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Teeth reveal new extinct species of giant shark

The examination of rare fossilized teeth has led to the discovery of an extinct species of giant shark.

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    Researchers found five 2-inch-long teeth in California, Peru and North Carolina, leading to the discovery of an extinct species of giant shark.
    Kenshu Shimada
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Millions of years ago, massive sharks stalked their prey through the world’s waters. Today, following the discovery of its teeth in very different places around the globe, scientists say that a newly discovered species called Megalolamna paradoxodon is remarkable in its range and size.

Megalolamna, a cousin of the famous megalodon, left toothy reminders of its presence in such disparate parts as modern day Peru, North Carolina, California, and Japan, although it was rare compared to megalodon.

"The fact that such a large …shark with such a wide geographic distribution had evaded recognition until now indicates just how little we still know about the Earth's ancient marine ecosystem," said study lead author Kenshu Shimada, of DePaul University.

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The shark lived about 20 million years ago, and researchers have been able to trace its range in the world’s oceans by the massive 2-inch teeth it left behind.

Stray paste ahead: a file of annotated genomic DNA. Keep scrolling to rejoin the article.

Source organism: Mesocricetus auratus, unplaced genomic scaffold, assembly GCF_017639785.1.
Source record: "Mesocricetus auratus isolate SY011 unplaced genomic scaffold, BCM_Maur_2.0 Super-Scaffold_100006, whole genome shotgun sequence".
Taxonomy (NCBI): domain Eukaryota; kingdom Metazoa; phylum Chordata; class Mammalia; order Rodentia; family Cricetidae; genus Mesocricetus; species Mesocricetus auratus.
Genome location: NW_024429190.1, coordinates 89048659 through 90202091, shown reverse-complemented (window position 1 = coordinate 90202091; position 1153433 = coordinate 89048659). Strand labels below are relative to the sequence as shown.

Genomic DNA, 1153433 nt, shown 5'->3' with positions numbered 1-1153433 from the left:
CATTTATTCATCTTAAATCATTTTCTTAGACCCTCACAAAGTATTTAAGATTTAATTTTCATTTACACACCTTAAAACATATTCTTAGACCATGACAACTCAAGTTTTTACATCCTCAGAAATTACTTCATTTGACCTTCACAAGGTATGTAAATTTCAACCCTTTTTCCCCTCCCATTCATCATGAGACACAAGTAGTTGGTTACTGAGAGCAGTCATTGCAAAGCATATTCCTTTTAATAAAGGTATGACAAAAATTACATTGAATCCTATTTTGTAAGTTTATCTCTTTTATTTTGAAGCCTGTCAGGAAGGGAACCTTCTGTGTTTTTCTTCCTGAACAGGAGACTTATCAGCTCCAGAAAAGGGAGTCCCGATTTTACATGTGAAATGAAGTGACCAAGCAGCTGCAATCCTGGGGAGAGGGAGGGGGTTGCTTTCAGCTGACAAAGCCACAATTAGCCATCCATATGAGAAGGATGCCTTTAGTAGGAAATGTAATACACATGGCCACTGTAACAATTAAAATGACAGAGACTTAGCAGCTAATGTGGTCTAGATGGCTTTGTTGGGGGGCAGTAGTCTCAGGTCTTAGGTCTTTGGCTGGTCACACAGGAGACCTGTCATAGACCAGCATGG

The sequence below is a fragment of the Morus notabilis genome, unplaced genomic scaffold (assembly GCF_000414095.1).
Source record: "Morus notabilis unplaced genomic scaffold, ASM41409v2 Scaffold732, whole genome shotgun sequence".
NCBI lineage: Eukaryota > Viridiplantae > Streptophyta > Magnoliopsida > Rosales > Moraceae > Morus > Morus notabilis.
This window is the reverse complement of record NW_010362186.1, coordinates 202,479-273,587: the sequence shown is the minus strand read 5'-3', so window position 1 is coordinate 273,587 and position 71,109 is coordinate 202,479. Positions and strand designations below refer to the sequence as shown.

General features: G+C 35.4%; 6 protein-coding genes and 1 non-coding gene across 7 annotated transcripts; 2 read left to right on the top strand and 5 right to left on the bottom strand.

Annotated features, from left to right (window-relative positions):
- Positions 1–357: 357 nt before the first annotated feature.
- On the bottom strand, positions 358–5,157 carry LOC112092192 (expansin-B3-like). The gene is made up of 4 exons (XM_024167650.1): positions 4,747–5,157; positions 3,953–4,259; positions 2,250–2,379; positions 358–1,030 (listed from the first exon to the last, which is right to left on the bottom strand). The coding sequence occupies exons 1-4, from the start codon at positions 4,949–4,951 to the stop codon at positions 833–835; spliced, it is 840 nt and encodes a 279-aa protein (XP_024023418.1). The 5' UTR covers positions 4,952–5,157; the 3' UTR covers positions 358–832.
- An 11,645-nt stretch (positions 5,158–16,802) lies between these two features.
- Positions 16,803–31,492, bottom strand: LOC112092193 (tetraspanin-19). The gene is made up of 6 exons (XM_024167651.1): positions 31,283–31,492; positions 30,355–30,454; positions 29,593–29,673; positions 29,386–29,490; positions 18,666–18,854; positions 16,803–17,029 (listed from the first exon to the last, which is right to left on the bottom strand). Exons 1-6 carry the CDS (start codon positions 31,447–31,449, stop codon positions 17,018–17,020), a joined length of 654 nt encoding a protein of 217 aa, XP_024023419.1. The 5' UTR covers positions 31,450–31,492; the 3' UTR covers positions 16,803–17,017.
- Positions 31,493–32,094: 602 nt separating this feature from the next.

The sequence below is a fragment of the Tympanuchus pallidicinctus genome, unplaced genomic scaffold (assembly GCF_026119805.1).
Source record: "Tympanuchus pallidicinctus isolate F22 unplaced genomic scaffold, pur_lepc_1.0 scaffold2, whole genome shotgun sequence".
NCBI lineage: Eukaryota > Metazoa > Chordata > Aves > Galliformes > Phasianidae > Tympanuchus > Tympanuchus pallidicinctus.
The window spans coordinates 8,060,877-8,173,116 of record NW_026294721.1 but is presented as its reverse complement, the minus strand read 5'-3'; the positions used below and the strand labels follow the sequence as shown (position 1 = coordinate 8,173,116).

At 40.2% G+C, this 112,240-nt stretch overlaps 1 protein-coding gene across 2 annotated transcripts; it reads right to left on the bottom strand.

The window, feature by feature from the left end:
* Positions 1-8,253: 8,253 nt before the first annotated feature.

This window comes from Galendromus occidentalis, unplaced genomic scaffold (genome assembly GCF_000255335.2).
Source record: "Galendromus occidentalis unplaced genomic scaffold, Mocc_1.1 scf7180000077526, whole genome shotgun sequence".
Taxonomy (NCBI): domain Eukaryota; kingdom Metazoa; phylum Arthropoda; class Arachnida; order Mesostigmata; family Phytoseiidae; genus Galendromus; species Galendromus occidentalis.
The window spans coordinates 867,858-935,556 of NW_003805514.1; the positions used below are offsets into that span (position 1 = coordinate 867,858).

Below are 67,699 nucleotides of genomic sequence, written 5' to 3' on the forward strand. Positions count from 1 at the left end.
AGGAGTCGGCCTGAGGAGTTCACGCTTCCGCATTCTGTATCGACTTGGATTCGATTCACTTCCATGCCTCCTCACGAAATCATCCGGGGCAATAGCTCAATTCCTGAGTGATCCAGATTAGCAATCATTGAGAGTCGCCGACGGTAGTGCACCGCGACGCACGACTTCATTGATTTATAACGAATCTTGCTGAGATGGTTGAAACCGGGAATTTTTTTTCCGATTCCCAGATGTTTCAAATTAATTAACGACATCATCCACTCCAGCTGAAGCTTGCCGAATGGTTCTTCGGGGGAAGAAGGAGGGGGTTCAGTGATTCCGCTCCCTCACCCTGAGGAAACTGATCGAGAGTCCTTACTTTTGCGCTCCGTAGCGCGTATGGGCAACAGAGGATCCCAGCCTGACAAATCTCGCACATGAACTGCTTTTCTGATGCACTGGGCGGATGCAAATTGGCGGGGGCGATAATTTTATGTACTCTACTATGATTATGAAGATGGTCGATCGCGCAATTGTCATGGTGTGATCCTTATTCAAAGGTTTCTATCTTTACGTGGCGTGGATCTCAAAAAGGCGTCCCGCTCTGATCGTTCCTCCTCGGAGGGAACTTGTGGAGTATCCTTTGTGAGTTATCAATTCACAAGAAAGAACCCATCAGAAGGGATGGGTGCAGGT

Yet despite the dental hints it left, scientists say that until now, Megalolamna was not recognized as a distinct species. At first, they believed it was similar to megalodon or a member of the Lamna shark genus, the ancestors of modern salmon sharks and porbeagles. Closer examination of Megalolamna teeth, however, shows that the shark is not a Lamna shark relative, as the teeth were too “robust.”

Instead, researchers say that the Otodus genus could be a better classification for the massive sharks than the traditional Carcharocles genus.

“It’s quite remarkable that such a large lamniform shark with such a global distribution had evaded recognition until now, especially because there are numerous Miocene localities where fossil shark teeth are well sampled,” said Dr. Shimada.

Although researchers say that the idea that both Megalolamna and megalodon should be moved to the Otodus genus is not original to their study, they say that theirs is the first to logically demonstrate the taxonomic (or classification) proposition.

Like modern great white sharks, Melalolamna and its megalodon cousins had teeth formed of fluoroapatite, a fluoride substance that kept teeth from decaying.

"You might say that these sharks used 'built-in toothpaste,'" said Matthias Epple of the University of Duisburg-Essen, according to Seeker.

While the megalodon would have been king of the seas 20 million years ago when it coexisted with megalolamna, it is unlikely that the 33-foot megalodon preyed on the 13-foot megalolamna too frequently, scientists say.

And although the ancestors of today’s great white shark might have known megalodons, scientists do not believe that they are descended from the massive predator.

"The earliest forms of the great white shark coexisted with megalodon," Shimada said, "but as megalodon dwindled down and became extinct, the way we can look at it is that the great white shark took over the ecological role of megalodon and became the 'superpredator' of the modern seas."

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